It’s not every day that you can pursue multiple passions at once and make them into a single successful career, but that’s just what 16-year-old Rebecca Juliet is doing! Rebecca has combined her passion for service with her love for music and the product is totally inspiring. Her most recent project, “Damsel in Distress,” delivers a powerful message that we girls can overcome any challenge and don’t need to be “rescued” to succeed in life. The best part is that all net profits from song purchases will go to Girls Inc. of NYC! Check out the hilarious vid and see why Rebecca is our newest queen of girl power!

How did you decide that Girls Inc. was the lucky and deserving organization to team up with? 
We really wanted to create something that had the same message, and that is… the empowerment of women young and old, and the idea that women are innately equal and we don’t need a shining knight [laughs]. The first step was that I wanted to find something in NYC (where I live).  I found there are opportunities for philanthropy everywhere, and I think our services are best used in a place that you know because you know the needs of that community. I was really fond of Girls Inc. in NYC because I’m keenly attuned to the importance of education. I’m a student right now, and Girls Inc. offers a bunch of different types of education for girls ages 6-18.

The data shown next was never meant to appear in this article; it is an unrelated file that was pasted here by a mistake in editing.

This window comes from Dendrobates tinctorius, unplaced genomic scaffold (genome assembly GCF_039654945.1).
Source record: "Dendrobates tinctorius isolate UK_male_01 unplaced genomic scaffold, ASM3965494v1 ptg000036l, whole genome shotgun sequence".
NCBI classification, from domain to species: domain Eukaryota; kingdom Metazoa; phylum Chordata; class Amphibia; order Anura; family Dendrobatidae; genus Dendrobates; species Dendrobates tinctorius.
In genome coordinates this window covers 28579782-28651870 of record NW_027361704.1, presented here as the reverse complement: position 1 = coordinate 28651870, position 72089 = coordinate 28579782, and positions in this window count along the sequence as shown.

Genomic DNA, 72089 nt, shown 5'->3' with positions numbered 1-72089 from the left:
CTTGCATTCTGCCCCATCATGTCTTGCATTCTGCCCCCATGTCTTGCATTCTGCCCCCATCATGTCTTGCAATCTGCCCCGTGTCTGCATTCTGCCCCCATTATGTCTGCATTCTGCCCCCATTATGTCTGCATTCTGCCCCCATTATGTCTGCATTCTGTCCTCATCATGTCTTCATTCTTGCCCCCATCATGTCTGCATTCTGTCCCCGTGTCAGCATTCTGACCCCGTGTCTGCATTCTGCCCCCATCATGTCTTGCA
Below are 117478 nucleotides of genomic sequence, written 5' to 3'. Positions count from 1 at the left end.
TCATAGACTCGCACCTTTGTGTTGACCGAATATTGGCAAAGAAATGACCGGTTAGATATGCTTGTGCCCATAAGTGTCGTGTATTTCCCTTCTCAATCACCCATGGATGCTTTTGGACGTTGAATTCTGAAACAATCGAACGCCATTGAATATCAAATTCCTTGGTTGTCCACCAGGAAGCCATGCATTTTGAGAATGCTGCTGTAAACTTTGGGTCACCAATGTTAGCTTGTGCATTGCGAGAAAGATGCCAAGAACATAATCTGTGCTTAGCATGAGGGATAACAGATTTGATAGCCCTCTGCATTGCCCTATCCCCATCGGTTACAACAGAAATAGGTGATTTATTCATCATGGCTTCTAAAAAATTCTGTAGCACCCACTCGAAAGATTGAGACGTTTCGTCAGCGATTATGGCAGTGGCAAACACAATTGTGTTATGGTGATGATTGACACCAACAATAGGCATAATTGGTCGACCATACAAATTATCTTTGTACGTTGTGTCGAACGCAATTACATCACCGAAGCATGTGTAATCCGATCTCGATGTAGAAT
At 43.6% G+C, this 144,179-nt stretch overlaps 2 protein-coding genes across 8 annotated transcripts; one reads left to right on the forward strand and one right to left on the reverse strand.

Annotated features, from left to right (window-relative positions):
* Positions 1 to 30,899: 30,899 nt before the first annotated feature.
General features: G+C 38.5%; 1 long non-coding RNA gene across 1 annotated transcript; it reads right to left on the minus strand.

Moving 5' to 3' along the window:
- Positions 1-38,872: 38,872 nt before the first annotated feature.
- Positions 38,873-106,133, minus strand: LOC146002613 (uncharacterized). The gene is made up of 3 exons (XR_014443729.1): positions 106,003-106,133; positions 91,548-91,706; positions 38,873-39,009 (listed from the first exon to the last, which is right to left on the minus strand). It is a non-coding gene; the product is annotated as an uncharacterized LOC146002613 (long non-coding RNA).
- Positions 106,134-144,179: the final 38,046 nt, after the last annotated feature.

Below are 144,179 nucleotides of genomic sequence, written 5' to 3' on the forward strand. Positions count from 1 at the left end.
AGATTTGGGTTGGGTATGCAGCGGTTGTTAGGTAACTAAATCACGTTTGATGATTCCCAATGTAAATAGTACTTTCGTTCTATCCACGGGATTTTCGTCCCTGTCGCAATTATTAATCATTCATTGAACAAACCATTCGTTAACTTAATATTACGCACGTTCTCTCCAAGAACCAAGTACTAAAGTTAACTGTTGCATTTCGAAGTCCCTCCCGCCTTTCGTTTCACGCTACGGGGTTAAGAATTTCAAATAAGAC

Was there ever a pivitol point in your own life where you felt like you were being treated like a damsel in distress?
I don’t know if I’ve ever had a particular moment where I’ve been like, “Wow, I am being objectified,” or put into a particularly servile position, but it’s a typical occurance that I’ll walk down the street and a guy will whistle or catcall me… and obviously that’s not the only kind of thing that’s happening in the world, but having something that’s so concrete in my daily life has really allowed me to see all that there is that we need to change about our culture.

How would you define feminism, and ultimately, would you call yourself a feminist?
I absolutely call myself a feminist. I know it sounds harsh, but there’s sexism and there’s feminism, and I feel like by not being a feminist, you are being a complicit in the system that allows for the perpetuation of the values that degrade women. I strongly believe that feminism is not about bringing down the powerful, but rather lifting up women to be on the same playing field as men.

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Are there any other subjects on your radar that you’d like to tackle in a future song?
In my family we do some [volunteer work] surrounding hunger in New York. There are tons and tons of hungry adults, children and elderly in my city as well as nation and worldwide, and I would absolutely love to tackle that issue with some more music.

What was it like filming such a humorous video? Did you ever have to take a minute to stifle your laughter?
[Laughs] Oh, yeah! There were some parts of the day when I wasn’t shooting and I was watching people—I couldn’t control myself from laughing! Like, the entire crew was just dying of laughter… it was ridiculous! It was so much fun.

Why do you think girls need to hear the message of “Damsel in Distress?”
I think empowerment is a lesson that’s never over. I think it’s important for every demographic of women to understand that they don’t need someone else to do work for them. And I think it’s important for every demographic of men to see, “I don’t need to do work for a woman. She is just as capable as I am.”